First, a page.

English as a Lingua Franca - Part I

Mon, 05/07/2018 - 23:36

English as a Lingua Franca – what does this mean for me when learning Business English? - Part I

Globalization has made English the most common language shared by business professionals today. This is especially true when global partners, whose first language is not English, communicate together. They use what is now known as “English as a Lingua Franca” for their “language of business”. This is a different approach to learning “English as a Foreign Language” where non-native speakers learn English to communicate with English native speakers.
Here are just a few statistics provided by the British Council regarding the global status of English:

  • English has a special status for 75 countries (each of which has more than 2 million people).
  • 1 in 4 people in the world speak English to some level of competence; the other three quarters of the world’s population are showing increasing interest.
  • over two thirds of the world's scientists read in English.
  • three quarters of the world's mail is written in English.
  • 80 % of the world's electronically stored information is in English.

As a result, English is rapidly changing because of how non-native speakers are influencing the language. There is no longer one “correct” brand of English as words, pronunciation and even grammar have been adapted in various “communities of practice” where the language is spoken. The focus is also shifting from the need to speak perfect American or British English to simply needing to be understood amidst a mixture of communication styles influenced by various cultural layers. Intelligibility is key!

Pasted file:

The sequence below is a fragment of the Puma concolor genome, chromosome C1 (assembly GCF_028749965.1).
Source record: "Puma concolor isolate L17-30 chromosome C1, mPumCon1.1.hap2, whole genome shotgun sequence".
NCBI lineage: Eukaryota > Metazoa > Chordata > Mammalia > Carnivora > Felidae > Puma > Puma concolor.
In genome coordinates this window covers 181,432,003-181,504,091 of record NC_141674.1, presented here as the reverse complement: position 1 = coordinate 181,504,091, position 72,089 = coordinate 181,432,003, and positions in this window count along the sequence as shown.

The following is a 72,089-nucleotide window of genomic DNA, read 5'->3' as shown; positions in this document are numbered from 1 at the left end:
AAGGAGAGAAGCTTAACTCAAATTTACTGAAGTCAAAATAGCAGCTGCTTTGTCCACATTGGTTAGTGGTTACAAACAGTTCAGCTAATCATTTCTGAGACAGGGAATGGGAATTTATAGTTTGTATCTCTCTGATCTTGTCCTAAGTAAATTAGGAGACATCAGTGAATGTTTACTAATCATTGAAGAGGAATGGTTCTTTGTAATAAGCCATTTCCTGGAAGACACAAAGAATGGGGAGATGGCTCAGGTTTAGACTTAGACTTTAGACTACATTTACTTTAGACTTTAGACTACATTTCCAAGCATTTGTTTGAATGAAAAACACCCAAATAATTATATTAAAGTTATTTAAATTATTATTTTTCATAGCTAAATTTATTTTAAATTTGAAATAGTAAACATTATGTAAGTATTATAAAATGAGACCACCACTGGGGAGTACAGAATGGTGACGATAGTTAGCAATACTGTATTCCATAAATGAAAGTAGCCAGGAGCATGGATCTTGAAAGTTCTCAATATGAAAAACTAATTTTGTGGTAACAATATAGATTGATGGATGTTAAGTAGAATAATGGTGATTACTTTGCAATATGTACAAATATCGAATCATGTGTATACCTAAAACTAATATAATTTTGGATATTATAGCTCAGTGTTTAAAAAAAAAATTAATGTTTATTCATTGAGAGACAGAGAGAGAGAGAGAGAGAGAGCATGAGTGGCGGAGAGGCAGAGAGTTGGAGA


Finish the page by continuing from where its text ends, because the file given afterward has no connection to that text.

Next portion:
For instance, when a German communicates with another non-native English speaker e.g. a Chinese person the message and context is more important than accuracy of grammar. The most significant consideration concerns the cultural communication style of these countries. A Germanic communication style includes a lot of facts requiring little context, whereas an Asian communication style is more vague requiring a greater understanding of the background context.

When multi-national groups get together, their different cultural backgrounds affect how they use English, often resulting in “code-switching”. Code switching occurs when both conversation partners are familiar with two or more languages and they switch between these languages in various ways e.g. a German word could be used in the middle of an English sentence:

 “Let’s ask the Azubis to join the meeting”

Here the German term “Azubi” defines a specific educational path in Germany. In English it can mean either trainee or apprentice and is only partially similar in meaning. Therefore, in this situation it is important to understand and share the context when using this word.
Code switching can also be specific to a product or project and only understood within a shared context by this particular group and can have a valuable social aspect giving that group a shared identity.

So why is this important if you are learning English for your job?

Do you wish to speak exactly like a native speaker, which might be necessary, especially if your working environment mainly consists of native speakers and you are working with say, American, Australian or British nationals. If yes, then your focus is on acquiring English as a foreign language to function effectively in these respective countries with the locals. Alternatively, do you need to communicate effectively through English as a lingua franca and develop your ability to communicate with your global partners whose first language, like you, is not English?

This decision influences how you learn and what you want to learn.

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